In C it's a bit different as long as you are not writing a LIB or DLL, in which you only expose the public functions. But in a C project, one for internal use rather than public, you tend to have unrestricted access to all functions and data. For an embedded project this can greatly speed up the code as you are not restricted to a class I/O function. I am probably not expressing this as fully as I would like nor as accurately but I hope you can discern my meaning.

    Just a thought.

  7. #7
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    Re: Advice on structured header use

    Quote Originally Posted by moffy View Post
    I have been thinking about the differences that result from as you mentioned C++ which is OOP and C which is function based. In C++ it makes good sense to hide internal structures and procedures and only expose the public methods of the class because the "class" encapsulates not only the code but the data.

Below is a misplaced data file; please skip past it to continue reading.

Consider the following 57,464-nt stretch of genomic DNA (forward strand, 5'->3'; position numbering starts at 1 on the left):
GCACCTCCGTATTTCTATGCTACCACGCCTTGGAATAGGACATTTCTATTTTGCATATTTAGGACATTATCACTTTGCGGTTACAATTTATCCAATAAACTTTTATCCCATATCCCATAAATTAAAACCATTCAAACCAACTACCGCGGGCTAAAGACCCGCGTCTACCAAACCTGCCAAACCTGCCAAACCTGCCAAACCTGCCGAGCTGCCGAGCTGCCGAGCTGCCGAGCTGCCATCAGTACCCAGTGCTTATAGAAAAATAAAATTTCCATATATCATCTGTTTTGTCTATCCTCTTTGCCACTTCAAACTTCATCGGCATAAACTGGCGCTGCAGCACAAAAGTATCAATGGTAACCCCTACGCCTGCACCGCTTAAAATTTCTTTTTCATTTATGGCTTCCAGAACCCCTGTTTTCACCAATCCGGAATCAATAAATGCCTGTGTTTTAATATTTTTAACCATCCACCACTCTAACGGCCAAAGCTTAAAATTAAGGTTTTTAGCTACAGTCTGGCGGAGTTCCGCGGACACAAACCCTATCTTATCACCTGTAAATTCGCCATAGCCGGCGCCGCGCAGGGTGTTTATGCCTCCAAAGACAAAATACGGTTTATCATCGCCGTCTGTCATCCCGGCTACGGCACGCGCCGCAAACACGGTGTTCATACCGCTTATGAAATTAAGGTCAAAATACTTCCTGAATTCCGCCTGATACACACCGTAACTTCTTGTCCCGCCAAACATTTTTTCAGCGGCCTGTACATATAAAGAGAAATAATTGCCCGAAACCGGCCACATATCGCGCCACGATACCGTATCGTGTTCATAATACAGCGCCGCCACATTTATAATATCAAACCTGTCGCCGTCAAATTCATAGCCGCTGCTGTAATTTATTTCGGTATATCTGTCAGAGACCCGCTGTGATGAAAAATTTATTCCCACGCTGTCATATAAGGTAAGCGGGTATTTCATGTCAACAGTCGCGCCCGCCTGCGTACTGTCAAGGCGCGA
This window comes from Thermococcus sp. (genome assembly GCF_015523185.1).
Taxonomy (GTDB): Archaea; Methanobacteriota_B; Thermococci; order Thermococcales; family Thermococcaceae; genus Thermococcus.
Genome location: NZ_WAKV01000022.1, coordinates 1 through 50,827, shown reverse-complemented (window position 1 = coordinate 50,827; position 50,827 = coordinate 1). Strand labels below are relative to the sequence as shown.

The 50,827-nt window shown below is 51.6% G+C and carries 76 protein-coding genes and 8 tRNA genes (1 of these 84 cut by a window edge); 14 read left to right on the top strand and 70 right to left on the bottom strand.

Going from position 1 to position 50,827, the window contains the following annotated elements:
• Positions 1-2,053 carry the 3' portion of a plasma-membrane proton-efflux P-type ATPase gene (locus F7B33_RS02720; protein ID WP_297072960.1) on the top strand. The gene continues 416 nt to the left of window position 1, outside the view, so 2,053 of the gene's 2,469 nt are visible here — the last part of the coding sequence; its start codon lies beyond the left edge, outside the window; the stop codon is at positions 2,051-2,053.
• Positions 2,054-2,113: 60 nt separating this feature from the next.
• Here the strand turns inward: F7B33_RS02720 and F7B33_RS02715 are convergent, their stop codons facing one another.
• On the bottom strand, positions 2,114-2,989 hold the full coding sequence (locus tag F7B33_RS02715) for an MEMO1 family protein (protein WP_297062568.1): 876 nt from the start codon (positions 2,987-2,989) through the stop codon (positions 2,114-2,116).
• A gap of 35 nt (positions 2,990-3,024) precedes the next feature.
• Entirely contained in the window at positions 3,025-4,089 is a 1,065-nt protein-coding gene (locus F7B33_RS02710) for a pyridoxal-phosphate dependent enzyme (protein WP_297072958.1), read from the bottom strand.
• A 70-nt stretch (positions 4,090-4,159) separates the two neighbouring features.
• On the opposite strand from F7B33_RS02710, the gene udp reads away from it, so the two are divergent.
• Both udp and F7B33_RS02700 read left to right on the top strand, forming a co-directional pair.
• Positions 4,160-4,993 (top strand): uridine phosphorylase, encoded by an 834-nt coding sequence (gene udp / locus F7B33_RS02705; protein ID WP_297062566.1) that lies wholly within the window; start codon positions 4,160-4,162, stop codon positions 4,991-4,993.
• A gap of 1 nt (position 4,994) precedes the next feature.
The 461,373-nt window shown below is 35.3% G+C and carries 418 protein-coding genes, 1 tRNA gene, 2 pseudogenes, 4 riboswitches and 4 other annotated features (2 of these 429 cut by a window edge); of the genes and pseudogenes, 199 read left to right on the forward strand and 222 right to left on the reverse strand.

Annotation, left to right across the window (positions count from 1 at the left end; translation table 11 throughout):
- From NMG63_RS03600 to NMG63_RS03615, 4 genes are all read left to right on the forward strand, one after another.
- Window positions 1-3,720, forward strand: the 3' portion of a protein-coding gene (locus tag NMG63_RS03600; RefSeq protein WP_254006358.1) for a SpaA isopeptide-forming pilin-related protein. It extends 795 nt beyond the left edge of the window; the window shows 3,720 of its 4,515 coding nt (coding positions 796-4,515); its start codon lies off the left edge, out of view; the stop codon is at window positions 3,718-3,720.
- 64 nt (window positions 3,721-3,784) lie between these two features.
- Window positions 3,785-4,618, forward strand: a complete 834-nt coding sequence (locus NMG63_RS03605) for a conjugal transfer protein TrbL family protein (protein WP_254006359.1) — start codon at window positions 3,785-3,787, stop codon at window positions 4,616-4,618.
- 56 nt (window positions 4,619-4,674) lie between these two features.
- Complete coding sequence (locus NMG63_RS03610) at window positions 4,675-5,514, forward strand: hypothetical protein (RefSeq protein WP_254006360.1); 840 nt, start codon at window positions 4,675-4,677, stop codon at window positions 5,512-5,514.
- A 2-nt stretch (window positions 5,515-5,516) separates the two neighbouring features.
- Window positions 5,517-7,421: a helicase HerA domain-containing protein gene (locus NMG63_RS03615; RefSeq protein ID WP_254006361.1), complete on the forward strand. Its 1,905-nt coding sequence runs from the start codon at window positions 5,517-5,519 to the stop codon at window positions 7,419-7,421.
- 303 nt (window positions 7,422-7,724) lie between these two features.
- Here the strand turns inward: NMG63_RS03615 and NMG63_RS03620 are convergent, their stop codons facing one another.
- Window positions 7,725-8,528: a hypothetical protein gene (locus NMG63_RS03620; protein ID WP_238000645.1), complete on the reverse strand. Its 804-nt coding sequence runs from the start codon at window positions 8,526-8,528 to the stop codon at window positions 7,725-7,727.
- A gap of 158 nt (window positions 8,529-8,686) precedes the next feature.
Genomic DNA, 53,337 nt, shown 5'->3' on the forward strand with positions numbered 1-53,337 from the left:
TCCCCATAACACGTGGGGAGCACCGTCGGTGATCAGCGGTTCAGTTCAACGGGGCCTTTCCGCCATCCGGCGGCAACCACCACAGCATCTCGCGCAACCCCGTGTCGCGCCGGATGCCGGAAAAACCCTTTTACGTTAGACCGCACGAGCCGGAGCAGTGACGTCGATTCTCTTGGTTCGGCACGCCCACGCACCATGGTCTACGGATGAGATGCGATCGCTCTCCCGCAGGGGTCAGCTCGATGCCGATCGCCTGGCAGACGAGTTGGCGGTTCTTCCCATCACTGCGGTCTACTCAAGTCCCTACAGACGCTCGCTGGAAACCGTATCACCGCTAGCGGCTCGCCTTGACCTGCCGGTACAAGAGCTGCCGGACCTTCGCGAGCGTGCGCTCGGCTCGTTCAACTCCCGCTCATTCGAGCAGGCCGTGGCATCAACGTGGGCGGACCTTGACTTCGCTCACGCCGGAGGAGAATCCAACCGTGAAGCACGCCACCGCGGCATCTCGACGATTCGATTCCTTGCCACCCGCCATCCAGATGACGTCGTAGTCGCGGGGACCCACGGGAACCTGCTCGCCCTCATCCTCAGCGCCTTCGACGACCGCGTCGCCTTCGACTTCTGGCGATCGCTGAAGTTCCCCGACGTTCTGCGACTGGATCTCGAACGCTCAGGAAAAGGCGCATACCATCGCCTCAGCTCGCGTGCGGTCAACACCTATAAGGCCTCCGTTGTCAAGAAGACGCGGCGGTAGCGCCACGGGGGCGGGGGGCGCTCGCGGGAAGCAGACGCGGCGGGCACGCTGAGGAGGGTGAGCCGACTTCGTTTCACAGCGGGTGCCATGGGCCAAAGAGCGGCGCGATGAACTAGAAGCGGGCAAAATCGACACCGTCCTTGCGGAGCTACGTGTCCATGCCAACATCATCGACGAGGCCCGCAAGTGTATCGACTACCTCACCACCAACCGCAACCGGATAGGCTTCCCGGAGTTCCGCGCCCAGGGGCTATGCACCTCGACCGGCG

C++ is not just object oriented; it's multi-paradigm. Procedural and generic programming is also fully supported by C++. There are many C++ libraries that are header-only, notably the Boost libraries. When you make heavy use of templates, the guidelines for header use change. That's why I said the interpretation depends on the programming paradigm being used, rather than the programming language being used.
    Quote Originally Posted by moffy View Post